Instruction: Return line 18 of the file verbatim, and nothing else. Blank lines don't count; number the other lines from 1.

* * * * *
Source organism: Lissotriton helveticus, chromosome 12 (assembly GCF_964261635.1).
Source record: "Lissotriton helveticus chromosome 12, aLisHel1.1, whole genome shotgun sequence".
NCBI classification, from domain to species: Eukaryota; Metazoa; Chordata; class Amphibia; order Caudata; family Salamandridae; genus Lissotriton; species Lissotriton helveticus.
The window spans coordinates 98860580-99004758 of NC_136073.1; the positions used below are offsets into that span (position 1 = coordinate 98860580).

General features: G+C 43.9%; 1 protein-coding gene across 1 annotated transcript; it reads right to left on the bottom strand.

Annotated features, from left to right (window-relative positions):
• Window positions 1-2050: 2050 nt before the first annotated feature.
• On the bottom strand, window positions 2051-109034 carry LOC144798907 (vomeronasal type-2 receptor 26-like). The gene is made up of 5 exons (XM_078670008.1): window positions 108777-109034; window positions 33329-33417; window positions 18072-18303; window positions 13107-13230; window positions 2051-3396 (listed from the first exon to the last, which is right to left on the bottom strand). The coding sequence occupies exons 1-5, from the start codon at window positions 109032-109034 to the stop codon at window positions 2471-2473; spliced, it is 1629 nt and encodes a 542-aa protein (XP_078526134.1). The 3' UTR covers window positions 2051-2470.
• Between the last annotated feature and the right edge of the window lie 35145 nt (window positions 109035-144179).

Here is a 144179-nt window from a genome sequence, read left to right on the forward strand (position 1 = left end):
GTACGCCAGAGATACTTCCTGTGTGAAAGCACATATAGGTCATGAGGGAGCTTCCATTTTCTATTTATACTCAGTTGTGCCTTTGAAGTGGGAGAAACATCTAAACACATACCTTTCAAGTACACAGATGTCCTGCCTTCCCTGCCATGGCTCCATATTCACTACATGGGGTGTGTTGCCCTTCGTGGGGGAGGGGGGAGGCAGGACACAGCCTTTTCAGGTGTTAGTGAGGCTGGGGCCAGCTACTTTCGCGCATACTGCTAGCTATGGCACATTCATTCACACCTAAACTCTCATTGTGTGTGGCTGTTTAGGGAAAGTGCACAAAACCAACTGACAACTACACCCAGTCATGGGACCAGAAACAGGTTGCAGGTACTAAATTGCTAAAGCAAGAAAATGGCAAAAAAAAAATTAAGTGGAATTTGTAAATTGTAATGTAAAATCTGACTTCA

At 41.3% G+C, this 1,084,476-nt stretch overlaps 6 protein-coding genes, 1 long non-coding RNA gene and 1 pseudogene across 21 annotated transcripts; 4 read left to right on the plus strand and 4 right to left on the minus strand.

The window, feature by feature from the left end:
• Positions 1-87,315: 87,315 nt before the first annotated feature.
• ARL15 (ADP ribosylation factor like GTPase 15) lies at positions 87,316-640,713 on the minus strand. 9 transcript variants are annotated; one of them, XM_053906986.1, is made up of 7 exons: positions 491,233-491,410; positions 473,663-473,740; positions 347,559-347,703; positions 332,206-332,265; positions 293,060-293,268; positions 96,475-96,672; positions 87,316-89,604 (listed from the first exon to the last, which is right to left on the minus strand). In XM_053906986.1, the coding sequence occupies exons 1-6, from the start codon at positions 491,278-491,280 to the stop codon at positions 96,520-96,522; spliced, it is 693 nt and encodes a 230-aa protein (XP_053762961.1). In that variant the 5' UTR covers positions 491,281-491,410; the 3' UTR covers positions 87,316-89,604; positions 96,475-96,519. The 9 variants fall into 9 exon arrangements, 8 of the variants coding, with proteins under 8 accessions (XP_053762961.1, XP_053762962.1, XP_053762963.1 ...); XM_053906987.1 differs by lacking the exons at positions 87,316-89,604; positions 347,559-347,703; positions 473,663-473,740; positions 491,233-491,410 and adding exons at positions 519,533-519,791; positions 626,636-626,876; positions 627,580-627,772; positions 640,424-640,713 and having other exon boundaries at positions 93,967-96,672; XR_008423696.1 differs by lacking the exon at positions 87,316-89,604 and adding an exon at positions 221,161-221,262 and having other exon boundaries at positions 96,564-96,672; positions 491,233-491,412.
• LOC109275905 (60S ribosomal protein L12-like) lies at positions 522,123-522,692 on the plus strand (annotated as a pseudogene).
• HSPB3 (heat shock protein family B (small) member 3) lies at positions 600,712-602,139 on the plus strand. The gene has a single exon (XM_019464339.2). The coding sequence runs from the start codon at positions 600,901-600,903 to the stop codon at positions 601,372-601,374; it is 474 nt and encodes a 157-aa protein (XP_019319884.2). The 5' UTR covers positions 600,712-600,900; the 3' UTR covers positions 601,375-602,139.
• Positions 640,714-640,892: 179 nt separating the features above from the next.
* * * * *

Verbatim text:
• Positions 640,714-640,892: 179 nt separating the features above from the next.